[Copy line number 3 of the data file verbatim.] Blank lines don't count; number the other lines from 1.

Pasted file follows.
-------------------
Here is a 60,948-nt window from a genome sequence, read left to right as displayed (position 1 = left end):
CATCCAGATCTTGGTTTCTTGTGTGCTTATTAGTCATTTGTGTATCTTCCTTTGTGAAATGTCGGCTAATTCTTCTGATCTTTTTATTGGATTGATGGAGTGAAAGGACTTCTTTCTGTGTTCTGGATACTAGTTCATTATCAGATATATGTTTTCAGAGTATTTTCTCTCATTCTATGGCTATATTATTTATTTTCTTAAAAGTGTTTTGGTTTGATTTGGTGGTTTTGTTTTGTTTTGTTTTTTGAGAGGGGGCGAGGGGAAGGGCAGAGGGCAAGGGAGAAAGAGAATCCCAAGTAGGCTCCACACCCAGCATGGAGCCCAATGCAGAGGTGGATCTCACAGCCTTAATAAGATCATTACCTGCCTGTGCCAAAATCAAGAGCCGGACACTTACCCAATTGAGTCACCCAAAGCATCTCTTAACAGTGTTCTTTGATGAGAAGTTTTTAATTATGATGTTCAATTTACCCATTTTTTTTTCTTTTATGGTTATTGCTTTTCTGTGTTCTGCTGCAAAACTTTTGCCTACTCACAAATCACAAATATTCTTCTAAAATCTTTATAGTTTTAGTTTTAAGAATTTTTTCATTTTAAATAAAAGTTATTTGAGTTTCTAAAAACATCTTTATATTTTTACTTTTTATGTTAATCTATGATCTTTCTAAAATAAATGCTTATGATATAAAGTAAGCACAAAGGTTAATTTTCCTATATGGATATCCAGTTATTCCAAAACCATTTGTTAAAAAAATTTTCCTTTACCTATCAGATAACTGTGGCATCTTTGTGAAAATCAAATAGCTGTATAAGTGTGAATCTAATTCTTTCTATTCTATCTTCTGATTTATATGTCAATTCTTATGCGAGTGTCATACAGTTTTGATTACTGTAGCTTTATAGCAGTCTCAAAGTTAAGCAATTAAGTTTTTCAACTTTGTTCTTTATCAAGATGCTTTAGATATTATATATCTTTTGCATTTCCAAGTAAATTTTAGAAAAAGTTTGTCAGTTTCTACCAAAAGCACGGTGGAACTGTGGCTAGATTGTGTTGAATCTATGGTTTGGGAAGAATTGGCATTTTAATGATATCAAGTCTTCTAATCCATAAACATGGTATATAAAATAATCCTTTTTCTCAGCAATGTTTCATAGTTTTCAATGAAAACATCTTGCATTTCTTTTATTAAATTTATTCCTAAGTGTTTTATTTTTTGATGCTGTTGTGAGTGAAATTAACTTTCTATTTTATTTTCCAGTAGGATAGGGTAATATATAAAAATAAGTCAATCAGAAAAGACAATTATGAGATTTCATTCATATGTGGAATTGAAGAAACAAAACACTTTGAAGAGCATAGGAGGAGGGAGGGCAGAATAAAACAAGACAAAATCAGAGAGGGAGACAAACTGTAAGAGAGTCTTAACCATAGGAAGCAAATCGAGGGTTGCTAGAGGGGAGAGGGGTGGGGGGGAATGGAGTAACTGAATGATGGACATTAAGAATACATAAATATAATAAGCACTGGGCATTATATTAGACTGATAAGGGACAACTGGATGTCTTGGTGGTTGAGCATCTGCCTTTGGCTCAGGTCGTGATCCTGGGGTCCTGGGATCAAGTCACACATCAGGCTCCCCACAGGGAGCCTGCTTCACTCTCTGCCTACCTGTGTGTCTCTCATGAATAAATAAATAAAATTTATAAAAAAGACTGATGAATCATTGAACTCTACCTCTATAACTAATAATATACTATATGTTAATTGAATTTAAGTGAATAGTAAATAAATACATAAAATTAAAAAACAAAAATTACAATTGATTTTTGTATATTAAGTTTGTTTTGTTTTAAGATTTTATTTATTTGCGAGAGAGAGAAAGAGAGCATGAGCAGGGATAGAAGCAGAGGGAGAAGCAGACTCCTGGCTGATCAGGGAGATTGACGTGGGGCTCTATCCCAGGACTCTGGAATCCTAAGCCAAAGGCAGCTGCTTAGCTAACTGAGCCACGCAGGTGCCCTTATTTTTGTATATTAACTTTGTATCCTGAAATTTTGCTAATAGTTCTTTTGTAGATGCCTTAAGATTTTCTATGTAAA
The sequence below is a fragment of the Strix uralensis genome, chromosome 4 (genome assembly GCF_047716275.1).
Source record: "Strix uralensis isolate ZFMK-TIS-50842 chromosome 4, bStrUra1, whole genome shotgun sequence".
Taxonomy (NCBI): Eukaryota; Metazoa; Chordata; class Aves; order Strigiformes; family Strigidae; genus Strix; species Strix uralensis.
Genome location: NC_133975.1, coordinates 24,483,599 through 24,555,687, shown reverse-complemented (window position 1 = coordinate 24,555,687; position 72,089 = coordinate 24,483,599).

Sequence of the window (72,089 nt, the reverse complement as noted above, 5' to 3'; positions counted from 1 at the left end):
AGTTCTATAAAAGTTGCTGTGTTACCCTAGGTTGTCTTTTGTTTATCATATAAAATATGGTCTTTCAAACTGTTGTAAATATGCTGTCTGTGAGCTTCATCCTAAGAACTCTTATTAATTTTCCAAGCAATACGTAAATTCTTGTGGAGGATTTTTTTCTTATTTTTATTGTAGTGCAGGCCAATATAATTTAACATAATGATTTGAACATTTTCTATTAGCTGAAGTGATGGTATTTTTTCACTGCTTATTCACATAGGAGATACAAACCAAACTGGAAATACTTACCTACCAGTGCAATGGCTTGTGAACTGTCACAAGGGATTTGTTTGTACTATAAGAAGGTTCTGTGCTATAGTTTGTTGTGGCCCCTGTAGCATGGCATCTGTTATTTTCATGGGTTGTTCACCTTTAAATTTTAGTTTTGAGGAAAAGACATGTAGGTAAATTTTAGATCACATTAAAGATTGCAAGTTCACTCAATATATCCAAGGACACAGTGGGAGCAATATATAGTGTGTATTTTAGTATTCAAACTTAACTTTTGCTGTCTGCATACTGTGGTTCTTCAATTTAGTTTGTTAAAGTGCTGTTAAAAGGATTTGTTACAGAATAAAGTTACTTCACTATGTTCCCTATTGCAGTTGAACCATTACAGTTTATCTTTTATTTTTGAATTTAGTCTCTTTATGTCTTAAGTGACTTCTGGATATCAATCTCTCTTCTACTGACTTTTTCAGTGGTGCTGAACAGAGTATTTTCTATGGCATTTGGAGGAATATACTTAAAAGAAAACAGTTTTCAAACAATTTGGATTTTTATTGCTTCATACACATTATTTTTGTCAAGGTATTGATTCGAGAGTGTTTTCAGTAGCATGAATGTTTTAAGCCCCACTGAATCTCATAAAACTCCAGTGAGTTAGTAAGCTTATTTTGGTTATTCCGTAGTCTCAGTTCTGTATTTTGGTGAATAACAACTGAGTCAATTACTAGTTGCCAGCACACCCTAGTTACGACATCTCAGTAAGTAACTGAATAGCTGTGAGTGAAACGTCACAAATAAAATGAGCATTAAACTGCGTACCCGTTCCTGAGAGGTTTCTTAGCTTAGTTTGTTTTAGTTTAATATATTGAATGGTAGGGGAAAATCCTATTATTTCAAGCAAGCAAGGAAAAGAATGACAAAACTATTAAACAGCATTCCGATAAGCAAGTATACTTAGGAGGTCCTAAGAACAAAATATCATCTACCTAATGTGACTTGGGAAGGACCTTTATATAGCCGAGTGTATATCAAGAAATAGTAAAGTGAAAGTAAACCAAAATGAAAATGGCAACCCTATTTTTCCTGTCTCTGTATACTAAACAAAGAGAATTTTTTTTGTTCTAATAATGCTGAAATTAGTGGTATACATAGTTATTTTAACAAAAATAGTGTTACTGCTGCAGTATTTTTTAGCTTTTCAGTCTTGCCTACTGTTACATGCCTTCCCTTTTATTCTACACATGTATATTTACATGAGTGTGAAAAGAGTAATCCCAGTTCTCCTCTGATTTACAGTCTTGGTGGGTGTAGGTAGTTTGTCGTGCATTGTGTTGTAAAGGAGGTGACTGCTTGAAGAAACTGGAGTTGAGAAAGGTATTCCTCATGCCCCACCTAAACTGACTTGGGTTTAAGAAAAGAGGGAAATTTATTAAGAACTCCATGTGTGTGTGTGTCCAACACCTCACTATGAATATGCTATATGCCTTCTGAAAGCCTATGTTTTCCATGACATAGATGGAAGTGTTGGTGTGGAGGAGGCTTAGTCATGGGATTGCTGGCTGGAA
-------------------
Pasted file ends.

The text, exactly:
The sequence below is a fragment of the Strix uralensis genome, chromosome 4 (genome assembly GCF_047716275.1).